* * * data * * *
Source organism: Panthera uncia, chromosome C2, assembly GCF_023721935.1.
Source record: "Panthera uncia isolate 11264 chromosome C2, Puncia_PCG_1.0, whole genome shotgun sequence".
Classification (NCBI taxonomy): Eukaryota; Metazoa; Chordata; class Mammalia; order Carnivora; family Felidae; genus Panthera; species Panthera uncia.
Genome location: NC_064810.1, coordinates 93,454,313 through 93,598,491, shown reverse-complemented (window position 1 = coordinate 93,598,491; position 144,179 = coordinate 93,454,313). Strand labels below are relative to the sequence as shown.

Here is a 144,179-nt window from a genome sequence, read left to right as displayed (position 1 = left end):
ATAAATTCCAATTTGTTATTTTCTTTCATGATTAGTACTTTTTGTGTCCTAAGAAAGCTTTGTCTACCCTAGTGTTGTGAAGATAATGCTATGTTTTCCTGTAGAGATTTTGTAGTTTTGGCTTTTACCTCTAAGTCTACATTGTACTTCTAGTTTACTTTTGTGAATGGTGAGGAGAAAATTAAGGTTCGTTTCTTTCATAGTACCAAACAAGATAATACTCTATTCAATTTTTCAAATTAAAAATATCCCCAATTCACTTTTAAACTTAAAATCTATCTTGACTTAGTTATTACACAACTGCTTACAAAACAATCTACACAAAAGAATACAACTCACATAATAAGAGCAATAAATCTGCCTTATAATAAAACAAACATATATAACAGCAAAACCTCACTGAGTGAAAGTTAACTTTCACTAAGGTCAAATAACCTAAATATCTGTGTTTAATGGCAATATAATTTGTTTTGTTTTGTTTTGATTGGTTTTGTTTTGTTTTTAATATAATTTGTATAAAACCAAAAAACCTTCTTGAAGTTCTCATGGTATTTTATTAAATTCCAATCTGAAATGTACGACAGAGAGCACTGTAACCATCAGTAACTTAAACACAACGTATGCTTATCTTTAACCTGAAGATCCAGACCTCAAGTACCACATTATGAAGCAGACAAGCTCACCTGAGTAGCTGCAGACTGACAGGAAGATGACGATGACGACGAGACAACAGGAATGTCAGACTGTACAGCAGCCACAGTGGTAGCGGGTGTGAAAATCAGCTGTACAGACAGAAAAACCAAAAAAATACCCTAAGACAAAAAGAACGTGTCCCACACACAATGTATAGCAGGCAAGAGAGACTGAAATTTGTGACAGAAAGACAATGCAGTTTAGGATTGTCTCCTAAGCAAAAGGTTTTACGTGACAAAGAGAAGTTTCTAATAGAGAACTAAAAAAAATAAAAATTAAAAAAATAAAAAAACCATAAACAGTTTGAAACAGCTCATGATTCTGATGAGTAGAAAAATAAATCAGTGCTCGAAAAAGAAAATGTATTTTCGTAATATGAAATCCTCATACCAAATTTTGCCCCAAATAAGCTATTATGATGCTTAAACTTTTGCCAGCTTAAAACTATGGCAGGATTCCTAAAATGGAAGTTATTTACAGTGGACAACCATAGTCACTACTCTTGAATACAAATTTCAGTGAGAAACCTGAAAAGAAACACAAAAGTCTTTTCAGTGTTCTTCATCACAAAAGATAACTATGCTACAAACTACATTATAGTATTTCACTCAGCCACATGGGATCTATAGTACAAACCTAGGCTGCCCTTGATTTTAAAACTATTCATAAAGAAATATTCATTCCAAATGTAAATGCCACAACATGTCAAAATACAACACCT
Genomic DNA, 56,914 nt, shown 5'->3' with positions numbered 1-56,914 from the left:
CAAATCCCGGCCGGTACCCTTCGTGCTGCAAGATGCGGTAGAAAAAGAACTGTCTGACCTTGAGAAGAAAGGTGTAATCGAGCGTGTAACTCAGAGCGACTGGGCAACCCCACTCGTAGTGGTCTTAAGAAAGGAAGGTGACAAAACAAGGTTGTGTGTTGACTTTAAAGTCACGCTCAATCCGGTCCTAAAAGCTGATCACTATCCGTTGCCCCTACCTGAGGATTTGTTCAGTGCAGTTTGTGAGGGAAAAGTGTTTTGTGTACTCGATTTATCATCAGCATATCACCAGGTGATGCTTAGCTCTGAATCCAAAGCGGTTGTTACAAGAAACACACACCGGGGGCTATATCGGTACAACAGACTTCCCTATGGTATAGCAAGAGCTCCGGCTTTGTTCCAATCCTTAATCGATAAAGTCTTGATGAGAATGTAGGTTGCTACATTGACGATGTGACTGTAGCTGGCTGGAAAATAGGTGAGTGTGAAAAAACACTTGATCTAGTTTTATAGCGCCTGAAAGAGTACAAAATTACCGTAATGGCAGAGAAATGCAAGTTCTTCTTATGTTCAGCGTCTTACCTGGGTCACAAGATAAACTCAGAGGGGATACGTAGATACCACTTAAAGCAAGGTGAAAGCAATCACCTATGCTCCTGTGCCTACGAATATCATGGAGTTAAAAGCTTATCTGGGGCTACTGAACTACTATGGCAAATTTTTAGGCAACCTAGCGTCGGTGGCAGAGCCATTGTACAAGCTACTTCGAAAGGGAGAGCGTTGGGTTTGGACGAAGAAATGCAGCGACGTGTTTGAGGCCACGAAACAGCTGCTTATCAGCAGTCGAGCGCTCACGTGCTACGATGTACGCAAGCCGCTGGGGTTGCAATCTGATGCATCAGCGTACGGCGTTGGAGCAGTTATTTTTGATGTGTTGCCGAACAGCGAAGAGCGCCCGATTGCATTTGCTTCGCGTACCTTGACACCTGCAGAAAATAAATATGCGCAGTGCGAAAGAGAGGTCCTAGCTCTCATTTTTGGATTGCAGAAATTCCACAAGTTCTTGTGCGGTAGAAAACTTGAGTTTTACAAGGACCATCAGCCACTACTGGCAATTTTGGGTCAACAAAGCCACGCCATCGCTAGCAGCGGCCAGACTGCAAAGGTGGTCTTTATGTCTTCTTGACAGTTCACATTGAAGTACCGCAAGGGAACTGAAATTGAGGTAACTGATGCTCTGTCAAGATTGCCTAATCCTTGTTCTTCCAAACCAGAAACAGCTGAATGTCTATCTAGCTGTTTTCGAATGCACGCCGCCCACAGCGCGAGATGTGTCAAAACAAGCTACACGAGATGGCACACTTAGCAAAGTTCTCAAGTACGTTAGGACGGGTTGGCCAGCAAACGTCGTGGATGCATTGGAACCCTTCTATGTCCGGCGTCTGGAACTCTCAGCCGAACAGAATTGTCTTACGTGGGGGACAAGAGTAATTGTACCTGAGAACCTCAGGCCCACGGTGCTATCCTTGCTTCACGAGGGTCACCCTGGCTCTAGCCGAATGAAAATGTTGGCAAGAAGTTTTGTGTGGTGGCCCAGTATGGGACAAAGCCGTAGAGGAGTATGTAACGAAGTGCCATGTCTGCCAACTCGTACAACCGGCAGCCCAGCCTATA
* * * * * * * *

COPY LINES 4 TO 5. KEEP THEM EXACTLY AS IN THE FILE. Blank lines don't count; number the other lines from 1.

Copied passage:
Genome location: NC_064810.1, coordinates 93,454,313 through 93,598,491, shown reverse-complemented (window position 1 = coordinate 93,598,491; position 144,179 = coordinate 93,454,313). Strand labels below are relative to the sequence as shown.

Here is a 144,179-nt window from a genome sequence, read left to right as displayed (position 1 = left end):